Contend for the Gospel, But Please Don't Be a Jerk
In a pluralistic world of a plethora of thoughts, ideas, philosophies, and worldviews, it makes total sense to me that Christians need to be equipped and engaged in "contending" for the gospel.
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I get it. I really do.
It's a larger marketplace of ideas and, as such, Christians ought to engage in this marketplace. We're no longer entitled the majority of market share -- if we've even ever held that distinction.
But here's one thing I'd like to convey: In the pursuit of contending for the gospel, please, don't be a jerk.
Because, honestly, "Christian jerks" are a tragic paradox -- especially when they think they are doing the kingdom a great favor.
Let's contend for the gospel but let's not be jerks in the process. Nowhere do I read in the scriptures, "Contend for the gospel as a jerk."
What I'm suggesting isn't all that radical. As it says in the Bible:
My dear brothers and sisters, take note of this: Everyone should be quick to listen, slow to speak and slow to become angry, because human anger does not produce the righteousness that God desires. (James 1:19-20)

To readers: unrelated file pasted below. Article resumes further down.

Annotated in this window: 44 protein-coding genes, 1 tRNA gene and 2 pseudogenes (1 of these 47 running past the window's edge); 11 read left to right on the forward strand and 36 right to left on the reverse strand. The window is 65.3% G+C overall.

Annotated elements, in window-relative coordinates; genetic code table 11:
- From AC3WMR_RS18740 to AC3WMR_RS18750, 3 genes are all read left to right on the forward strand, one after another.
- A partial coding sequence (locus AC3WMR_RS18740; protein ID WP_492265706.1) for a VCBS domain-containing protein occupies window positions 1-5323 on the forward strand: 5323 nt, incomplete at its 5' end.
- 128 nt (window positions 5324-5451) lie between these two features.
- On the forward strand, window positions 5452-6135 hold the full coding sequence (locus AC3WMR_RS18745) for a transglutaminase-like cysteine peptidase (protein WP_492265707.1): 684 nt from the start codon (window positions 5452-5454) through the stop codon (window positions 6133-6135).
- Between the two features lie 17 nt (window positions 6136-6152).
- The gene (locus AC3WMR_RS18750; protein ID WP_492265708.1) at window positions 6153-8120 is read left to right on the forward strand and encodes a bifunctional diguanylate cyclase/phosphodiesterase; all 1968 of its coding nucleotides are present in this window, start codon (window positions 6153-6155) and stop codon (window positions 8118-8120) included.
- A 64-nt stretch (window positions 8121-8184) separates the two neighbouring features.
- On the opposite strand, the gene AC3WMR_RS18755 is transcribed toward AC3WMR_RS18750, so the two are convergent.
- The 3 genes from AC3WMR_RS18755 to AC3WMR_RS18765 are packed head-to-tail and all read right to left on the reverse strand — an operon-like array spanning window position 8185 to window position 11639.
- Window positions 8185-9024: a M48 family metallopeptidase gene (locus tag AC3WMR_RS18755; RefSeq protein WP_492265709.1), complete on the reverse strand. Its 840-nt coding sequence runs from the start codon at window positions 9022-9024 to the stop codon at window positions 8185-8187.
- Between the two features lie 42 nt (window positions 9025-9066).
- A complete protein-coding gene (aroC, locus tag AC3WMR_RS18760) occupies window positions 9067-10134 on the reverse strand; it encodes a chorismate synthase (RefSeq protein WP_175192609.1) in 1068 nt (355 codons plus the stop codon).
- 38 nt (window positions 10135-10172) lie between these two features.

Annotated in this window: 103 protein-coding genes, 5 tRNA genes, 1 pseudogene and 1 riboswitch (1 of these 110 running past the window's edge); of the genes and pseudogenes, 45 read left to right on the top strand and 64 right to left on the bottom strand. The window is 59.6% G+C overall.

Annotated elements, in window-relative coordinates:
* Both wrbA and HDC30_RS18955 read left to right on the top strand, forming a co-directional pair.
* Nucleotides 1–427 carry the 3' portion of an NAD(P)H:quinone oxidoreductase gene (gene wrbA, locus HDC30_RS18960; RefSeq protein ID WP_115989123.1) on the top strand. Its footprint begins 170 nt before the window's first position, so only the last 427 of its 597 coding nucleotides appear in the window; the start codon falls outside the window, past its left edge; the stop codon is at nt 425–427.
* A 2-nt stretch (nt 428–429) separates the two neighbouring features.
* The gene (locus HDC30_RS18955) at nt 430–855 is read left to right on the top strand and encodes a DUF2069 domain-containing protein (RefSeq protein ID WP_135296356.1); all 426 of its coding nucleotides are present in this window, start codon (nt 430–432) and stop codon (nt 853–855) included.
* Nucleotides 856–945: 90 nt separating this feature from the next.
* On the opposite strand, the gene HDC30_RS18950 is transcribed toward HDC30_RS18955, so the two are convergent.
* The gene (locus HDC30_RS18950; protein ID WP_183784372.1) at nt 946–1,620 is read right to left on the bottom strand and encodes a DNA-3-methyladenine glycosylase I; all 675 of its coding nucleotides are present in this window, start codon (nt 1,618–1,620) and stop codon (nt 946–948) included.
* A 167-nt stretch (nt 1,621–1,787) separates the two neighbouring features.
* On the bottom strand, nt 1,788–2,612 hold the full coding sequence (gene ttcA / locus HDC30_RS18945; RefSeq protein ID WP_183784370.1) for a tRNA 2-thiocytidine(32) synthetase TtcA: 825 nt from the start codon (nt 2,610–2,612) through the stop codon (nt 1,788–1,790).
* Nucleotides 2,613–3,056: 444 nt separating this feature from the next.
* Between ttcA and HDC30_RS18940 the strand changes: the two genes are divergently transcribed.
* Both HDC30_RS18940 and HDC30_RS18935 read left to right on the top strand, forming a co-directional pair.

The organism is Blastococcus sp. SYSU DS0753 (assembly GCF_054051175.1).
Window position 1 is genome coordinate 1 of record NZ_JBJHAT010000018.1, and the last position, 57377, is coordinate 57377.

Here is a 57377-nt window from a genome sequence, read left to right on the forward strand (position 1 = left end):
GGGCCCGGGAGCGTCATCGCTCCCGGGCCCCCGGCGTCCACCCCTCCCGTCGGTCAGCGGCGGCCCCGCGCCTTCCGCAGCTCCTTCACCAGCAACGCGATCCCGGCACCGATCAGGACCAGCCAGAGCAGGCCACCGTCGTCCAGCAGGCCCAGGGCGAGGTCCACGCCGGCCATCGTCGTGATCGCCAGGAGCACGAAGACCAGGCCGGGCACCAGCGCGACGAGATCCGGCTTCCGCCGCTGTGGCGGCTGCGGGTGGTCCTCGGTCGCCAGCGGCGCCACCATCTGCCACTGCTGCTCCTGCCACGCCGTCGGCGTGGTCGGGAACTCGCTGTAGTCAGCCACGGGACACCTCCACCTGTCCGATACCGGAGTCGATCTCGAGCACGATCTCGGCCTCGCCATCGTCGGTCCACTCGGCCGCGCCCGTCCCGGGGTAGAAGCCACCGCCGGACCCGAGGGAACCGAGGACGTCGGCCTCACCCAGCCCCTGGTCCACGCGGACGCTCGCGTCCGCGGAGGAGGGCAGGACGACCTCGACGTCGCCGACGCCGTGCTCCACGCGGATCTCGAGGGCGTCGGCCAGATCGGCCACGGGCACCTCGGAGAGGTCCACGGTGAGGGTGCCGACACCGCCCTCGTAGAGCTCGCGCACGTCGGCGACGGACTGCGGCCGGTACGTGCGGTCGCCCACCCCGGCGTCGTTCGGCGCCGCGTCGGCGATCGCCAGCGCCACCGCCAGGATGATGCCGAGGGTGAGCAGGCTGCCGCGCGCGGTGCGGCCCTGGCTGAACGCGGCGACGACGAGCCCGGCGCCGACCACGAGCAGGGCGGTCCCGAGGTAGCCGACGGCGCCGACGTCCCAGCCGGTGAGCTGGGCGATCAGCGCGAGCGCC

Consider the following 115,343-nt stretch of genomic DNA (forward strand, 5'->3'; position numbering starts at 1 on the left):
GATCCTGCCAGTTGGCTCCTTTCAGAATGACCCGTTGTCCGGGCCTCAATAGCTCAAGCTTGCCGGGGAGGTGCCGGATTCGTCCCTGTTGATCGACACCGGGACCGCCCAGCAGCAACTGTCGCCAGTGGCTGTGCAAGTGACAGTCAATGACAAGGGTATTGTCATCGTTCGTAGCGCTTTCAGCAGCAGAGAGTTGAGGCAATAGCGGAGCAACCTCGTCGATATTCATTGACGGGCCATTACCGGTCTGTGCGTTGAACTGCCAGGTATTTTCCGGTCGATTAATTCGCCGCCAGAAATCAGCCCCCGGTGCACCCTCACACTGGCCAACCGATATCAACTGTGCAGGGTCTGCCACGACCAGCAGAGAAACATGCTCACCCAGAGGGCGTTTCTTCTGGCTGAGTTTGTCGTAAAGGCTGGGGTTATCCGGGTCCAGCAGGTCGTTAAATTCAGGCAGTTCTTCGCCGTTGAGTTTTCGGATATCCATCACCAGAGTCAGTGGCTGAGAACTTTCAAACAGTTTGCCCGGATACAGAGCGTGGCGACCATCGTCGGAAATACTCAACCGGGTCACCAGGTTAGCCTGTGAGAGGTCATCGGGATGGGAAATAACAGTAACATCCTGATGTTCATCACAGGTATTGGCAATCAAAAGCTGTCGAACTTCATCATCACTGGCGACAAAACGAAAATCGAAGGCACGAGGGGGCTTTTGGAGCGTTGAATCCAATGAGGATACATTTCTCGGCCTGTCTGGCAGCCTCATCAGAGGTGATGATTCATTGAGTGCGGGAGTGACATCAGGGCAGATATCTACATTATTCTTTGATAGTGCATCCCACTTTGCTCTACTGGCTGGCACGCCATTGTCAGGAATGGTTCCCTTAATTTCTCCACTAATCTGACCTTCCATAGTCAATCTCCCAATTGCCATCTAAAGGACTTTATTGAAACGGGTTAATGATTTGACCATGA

Let all bitterness and wrath and anger and clamor and slander be put away from you, along with all malice. Be kind to one another, tenderhearted, forgiving one another, as God in Christ forgave you. (Ephesians 4:26-27; 31-32)
This call is apropos to everyone, in my opinion, because if we're all honest with ourselves, there's a little bit of "jerk" within all of us, right?
We don't have to be mean spirited. We don't need to pummel someone down into submission.
Or in other words, while I do indeed appreciate the value and importance of theology and doctrine, I would suggest that what will fascinate people to consider the gospel of Christ will ultimately be how we live our lives.
The Holy Spirit will convict and change. May our lives simply testify and point to the truth and gospel of Christ.
Here's a short snippet from a recent sermon from Philippians about not being a jerk:
Eugene Cho, a second-generation Korean-American, is the founder and lead pastor of Quest Church in Seattle and the executive director of Q Cafe, an innovative nonprofit neighborhood café and music venue. You can stalk him at his blog or follow him on Twitter. He and his wife are also launching a grassroots movement, One Day's Wages, to fight extreme global poverty. This blog post originally appeared on Eugene Cho's blog.